UK notified bodies are not recognized by the EU and cannot issue CE certificates – they have now become UK Approved Bodies.
UKCA marking is not recognized as sufficient for market approval in the EU; CE marking is still required for any medical device to be put on the European market.
The UK rules only apply to Great Britain (England, Scotland, and Wales) – aside from a few exceptions, Northern Ireland is still ruled by European regulations and the CE marking scheme, as well as the UKNI mark.
The UKNI mark is a conformity marking similar to the CE marking and UKCA marking that applies to all UK products that have undergone conformity assessment and are to be placed on the market in Northern Ireland. The conformity assessment must have been performed by a UK approved body.
EU products will continue to use the CE marking which is also recognized in Northern Ireland. The UKNI mark is not recognized in the EU market.
I’m confused – where do I use what mark?
In order to understand which mark you should be using, you need to consider which market your medical device will be marketed in.
If your medical device is manufactured in the European Union and will be placed on the EU market, you have to use CE marking.
If it is manufactured in Great Britain and will be placed on the Great Britain market, you have to use the UKCA mark.
If your device is manufactured in Northern Ireland and will be placed on the Great Britain market, you have to use both the CE and UKNI mark.
Here’s an easy overview:
- Medical devices placed on the Northern Ireland markets using an EU notified body = CE
- Medical devices placed on the Northern Ireland markets using a UK approved body = CE and UKNI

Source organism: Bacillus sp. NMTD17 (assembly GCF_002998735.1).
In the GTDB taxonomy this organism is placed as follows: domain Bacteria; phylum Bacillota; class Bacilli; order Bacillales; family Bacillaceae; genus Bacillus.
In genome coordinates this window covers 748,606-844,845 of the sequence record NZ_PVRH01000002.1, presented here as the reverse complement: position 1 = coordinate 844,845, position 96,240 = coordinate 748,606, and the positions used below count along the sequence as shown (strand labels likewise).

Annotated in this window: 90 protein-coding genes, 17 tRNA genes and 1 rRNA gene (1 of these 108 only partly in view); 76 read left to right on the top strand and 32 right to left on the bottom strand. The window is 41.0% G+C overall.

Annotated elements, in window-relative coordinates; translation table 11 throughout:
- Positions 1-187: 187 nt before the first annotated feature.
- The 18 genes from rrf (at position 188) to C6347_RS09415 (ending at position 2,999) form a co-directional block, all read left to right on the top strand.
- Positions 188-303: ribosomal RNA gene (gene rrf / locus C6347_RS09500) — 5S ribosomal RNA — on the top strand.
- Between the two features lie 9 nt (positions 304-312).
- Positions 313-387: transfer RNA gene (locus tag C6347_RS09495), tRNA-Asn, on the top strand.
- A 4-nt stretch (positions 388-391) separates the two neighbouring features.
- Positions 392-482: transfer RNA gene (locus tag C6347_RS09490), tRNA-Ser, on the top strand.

- Medical devices placed on the Great Britain market under the unfettered access* agreement = CE, or CE and UKNI
- Medical devices placed on the Great Britain market until 30th of June 2023 = UKCA or CE
- Medical devices placed on the Great Britain market after june 30th 2023 = UKCA
- Medical devices placed on the European market using EU based notified bodies = CE
- The unfettered access agreement ensures full access without addition approvals to the Great Britain market for any medical device manufactured in Northern Ireland
Even though there are different processes for the different marking schemes now used in the EU and UK, they are all derived from the same medical devices regulation and as such, they are similar in nature.
Medical device manufacturers must still undergo conformity assessment, in most risk classes validated by a third-party (notified body or UK approved body), in order to market their product. Self-certification is one option in both regulatory frameworks.
A technical file must still be prepared and maintained throughout the lifecycle of the medical device, and post-market surveillance and vigilance activities remain an important part of the responsibilities of the manufacturer.
The differences between the regulations lie in the smaller details and the administrative logistics surrounding conformity assessment and the application of the CE or UKCA mark.